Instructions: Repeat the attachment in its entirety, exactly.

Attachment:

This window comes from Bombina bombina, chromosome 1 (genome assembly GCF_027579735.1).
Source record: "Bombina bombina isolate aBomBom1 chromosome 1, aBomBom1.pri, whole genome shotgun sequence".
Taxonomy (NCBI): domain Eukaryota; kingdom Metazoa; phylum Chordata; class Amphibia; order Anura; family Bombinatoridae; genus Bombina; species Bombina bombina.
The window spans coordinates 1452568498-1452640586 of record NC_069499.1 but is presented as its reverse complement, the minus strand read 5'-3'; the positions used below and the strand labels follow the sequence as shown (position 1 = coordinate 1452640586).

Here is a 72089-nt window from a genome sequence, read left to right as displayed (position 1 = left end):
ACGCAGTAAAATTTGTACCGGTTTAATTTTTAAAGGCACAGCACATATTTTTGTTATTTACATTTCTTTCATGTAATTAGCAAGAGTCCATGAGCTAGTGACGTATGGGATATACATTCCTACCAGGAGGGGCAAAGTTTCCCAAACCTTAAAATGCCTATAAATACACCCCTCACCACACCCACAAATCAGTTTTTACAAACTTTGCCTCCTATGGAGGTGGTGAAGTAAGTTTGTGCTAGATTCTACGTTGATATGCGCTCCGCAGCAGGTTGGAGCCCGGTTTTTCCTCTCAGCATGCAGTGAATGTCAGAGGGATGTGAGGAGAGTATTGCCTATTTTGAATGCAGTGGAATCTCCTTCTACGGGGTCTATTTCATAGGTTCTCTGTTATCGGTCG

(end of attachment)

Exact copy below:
This window comes from Bombina bombina, chromosome 1 (genome assembly GCF_027579735.1).
Source record: "Bombina bombina isolate aBomBom1 chromosome 1, aBomBom1.pri, whole genome shotgun sequence".
Taxonomy (NCBI): domain Eukaryota; kingdom Metazoa; phylum Chordata; class Amphibia; order Anura; family Bombinatoridae; genus Bombina; species Bombina bombina.
The window spans coordinates 1452568498-1452640586 of record NC_069499.1 but is presented as its reverse complement, the minus strand read 5'-3'; the positions used below and the strand labels follow the sequence as shown (position 1 = coordinate 1452640586).

Here is a 72089-nt window from a genome sequence, read left to right as displayed (position 1 = left end):
ACGCAGTAAAATTTGTACCGGTTTAATTTTTAAAGGCACAGCACATATTTTTGTTATTTACATTTCTTTCATGTAATTAGCAAGAGTCCATGAGCTAGTGACGTATGGGATATACATTCCTACCAGGAGGGGCAAAGTTTCCCAAACCTTAAAATGCCTATAAATACACCCCTCACCACACCCACAAATCAGTTTTTACAAACTTTGCCTCCTATGGAGGTGGTGAAGTAAGTTTGTGCTAGATTCTACGTTGATATGCGCTCCGCAGCAGGTTGGAGCCCGGTTTTTCCTCTCAGCATGCAGTGAATGTCAGAGGGATGTGAGGAGAGTATTGCCTATTTTGAATGCAGTGGAATCTCCTTCTACGGGGTCTATTTCATAGGTTCTCTGTTATCGGTCG